Aid to Iraqi Kurds Means US Troops Will Remain

Pentagon officials say danger of military engagement is low, but it is unclear when US will be free to pull out

THE use of American, British, and French troops to establish refugee centers for the feeding and protection of Kurds means the United States won't be pulling out of Iraq quite as quickly and cleanly as planned. United States officials insist that schedule changes are minor, however, and that they won't get drawn deeper into Iraq's civil war. Although there are Iraqi government troops near some of the areas where the allies are erecting camps, there's no indication that they will challenge the operation.

"Nobody here's really worried about that," says a knowledgeable Pentagon official.

Iraq, not informed in advance of the allied plan, denounced it Wednesday as unnecessary meddling in its internal affairs. Yesterday, Iraq and the United Nations signed an agreement that pledges to ensure safety and relief for Iraqi refugees. Prince Sadruddin Aga Khan, who represented the UN, said he anticipated some form of cooperation between the UN humanitarian efforts and those of the Gulf war allies.

The plan calls for an unspecified number of UN humanitarian centers throughout Iraq.

Meanwhile, the US-British-French refugee center operation will involve an estimated 5,000 to 10,000 US troops. Initial survey teams planned to complete staking out sites for six or seven large camps in northern Iraq by April 19. Construction will take two weeks, according to Pentagon estimates.

The current US effort to air-drop supplies to the Kurds now huddled in the mountains on the Turkish side of the border will be expanded until the camps are ready. The US and its allies will then help truck the refugees to the new camps inside Iraq.

Security for both the camps and supply lines stretching back into Turkey will be provided by quick-reaction light infantry forces stationed outside Iraq, plus stepped-up combat air patrols.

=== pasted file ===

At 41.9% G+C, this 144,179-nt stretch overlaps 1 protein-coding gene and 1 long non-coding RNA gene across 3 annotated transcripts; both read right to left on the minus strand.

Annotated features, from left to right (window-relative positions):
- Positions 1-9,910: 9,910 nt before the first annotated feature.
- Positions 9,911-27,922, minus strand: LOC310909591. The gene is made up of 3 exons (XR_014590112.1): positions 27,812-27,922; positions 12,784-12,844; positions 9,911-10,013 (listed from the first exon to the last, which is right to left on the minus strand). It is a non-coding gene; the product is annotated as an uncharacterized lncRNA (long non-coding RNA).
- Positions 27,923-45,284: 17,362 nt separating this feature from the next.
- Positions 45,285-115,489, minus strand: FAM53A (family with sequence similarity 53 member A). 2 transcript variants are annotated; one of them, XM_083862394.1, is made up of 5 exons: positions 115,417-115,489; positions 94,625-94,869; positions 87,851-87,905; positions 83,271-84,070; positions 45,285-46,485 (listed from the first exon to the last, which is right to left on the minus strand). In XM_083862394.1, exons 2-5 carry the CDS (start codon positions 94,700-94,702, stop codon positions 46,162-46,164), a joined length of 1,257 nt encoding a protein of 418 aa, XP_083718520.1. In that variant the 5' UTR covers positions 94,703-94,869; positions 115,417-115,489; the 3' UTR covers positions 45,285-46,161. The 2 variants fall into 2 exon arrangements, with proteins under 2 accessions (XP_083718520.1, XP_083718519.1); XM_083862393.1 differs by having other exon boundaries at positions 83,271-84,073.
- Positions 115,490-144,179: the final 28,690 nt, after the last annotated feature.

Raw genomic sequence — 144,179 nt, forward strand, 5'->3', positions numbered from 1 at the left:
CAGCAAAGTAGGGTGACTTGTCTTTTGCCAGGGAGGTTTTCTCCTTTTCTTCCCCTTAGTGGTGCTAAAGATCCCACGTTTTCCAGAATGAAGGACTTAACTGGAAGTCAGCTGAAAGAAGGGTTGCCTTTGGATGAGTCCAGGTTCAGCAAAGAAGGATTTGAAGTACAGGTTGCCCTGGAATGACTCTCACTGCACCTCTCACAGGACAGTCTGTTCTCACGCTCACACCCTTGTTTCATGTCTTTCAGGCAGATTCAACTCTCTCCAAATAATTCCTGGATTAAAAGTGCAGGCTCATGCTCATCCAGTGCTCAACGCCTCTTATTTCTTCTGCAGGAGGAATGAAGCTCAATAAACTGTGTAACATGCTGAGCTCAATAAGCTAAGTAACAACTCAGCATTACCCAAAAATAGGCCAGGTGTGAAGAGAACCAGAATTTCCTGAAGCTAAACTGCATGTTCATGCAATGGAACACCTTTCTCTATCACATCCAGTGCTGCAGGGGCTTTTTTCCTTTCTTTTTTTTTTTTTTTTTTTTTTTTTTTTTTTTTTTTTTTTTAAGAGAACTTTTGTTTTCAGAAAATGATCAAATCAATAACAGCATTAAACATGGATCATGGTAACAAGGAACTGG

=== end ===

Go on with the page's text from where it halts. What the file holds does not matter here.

The Pentagon says there are some 30,000 Iraqi government troops north of the 36th Parallel, and that some have been seen in the planned refugee camp areas. But the lack of roads and other transport lines in the area means that any attempt to move against the Kurdish camps in force would be difficult. "The Air Force would chew them to shreds," says the Pentagon official.

The operation won't change redeployment plans for most of the US forces in the Gulf region, the Pentagon says. The US Army VII Corps, Marine divisions, and other major units will proceed with departure as scheduled. Whereas the Gulf war was run by the US military's Central Command, under the leadership of Gen. Norman Schwarzkopf, the relief operation comes under the aegis of the US European Command.

Some specialists, such as engineers, doctors, or linguists, could find themselves pulled from units that are going home and sent back up to help with the Kurdish camps. But "I think the numbers would be extremely small," Pentagon spokesman Pete Williams said.

When the US would be able to pull out of the refugee camps is another, more difficult, question. The Pentagon insists it has no plans to run permanent refugee camps, and that the idea is to turn the sites over to the United Nations and other humanitarian organizations as soon as practical.

For planning purposes, the US military expects to maintain a 14- to 30-day stockpile of food, water, and other supplies on hand. "That is not meant to convey how long we expect to be doing this," said Lt. Gen. Marty Brandtner, Joint Staff director of operations.

Building the camps in northern Iraq means the Kurds will come down out of the inaccessible mountain regions to healthier ground, says the Pentagon, and will also put them closer to home. But reports from the region indicate that as long as Saddam Hussein stays in power, many Kurds may not want to return home, fearing they will just be targets for the next purge.

Bringing the US and the UN into northern Iraq, however, could create a de-facto shield of international protection for the Kurds that hasn't existed before, says Ray Tanter, a former National Security Council staffer, now a professor at the University of Michigan.

"If their goal is to get autonomy within Iraq they are well along the way," he says.

Before a resolution condemning Iraq's repression of the Kurds and insisting on access to refugees by humanitarian organizations could pass the UN Security Council two weeks ago, a clause reaffirming the principle of non-interference with internal affairs had to be inserted. Other nations with unhappy minorities, such as the Soviet Union and China, were understood to be unwilling to approve any further resolution that could allow intervention in the Iraqi civil war.

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